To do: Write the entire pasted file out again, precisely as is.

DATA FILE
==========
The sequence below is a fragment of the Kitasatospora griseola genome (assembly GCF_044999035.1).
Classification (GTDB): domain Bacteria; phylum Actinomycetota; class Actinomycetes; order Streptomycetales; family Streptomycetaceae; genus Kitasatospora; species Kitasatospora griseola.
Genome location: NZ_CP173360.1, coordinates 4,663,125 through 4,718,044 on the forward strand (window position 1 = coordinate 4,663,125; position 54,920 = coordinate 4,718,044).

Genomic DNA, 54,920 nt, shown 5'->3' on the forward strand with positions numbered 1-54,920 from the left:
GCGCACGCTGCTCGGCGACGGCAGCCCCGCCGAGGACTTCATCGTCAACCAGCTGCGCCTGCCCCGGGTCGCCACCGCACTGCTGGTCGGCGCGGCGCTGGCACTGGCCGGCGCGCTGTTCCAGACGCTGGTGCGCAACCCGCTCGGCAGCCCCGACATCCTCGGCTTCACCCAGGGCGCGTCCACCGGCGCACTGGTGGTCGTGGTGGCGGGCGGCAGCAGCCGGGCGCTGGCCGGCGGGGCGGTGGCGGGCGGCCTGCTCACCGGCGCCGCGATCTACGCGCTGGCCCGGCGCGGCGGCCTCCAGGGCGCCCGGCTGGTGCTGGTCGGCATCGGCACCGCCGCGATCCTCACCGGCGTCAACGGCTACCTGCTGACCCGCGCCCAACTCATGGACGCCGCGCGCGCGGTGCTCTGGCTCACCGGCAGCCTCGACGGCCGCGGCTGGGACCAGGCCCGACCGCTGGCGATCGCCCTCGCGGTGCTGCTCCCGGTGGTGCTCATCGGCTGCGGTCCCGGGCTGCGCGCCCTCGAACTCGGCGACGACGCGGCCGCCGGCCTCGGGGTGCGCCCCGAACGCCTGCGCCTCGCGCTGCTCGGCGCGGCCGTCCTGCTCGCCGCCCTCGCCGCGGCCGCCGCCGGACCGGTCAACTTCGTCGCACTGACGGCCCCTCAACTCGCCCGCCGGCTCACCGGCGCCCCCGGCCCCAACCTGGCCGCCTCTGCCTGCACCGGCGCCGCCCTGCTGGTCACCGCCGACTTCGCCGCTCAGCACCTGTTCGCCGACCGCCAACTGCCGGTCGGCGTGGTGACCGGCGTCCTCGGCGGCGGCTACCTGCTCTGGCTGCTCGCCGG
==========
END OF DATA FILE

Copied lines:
The sequence below is a fragment of the Kitasatospora griseola genome (assembly GCF_044999035.1).
Classification (GTDB): domain Bacteria; phylum Actinomycetota; class Actinomycetes; order Streptomycetales; family Streptomycetaceae; genus Kitasatospora; species Kitasatospora griseola.
Genome location: NZ_CP173360.1, coordinates 4,663,125 through 4,718,044 on the forward strand (window position 1 = coordinate 4,663,125; position 54,920 = coordinate 4,718,044).

Genomic DNA, 54,920 nt, shown 5'->3' on the forward strand with positions numbered 1-54,920 from the left:
GCGCACGCTGCTCGGCGACGGCAGCCCCGCCGAGGACTTCATCGTCAACCAGCTGCGCCTGCCCCGGGTCGCCACCGCACTGCTGGTCGGCGCGGCGCTGGCACTGGCCGGCGCGCTGTTCCAGACGCTGGTGCGCAACCCGCTCGGCAGCCCCGACATCCTCGGCTTCACCCAGGGCGCGTCCACCGGCGCACTGGTGGTCGTGGTGGCGGGCGGCAGCAGCCGGGCGCTGGCCGGCGGGGCGGTGGCGGGCGGCCTGCTCACCGGCGCCGCGATCTACGCGCTGGCCCGGCGCGGCGGCCTCCAGGGCGCCCGGCTGGTGCTGGTCGGCATCGGCACCGCCGCGATCCTCACCGGCGTCAACGGCTACCTGCTGACCCGCGCCCAACTCATGGACGCCGCGCGCGCGGTGCTCTGGCTCACCGGCAGCCTCGACGGCCGCGGCTGGGACCAGGCCCGACCGCTGGCGATCGCCCTCGCGGTGCTGCTCCCGGTGGTGCTCATCGGCTGCGGTCCCGGGCTGCGCGCCCTCGAACTCGGCGACGACGCGGCCGCCGGCCTCGGGGTGCGCCCCGAACGCCTGCGCCTCGCGCTGCTCGGCGCGGCCGTCCTGCTCGCCGCCCTCGCCGCGGCCGCCGCCGGACCGGTCAACTTCGTCGCACTGACGGCCCCTCAACTCGCCCGCCGGCTCACCGGCGCCCCCGGCCCCAACCTGGCCGCCTCTGCCTGCACCGGCGCCGCCCTGCTGGTCACCGCCGACTTCGCCGCTCAGCACCTGTTCGCCGACCGCCAACTGCCGGTCGGCGTGGTGACCGGCGTCCTCGGCGGCGGCTACCTGCTCTGGCTGCTCGCCGG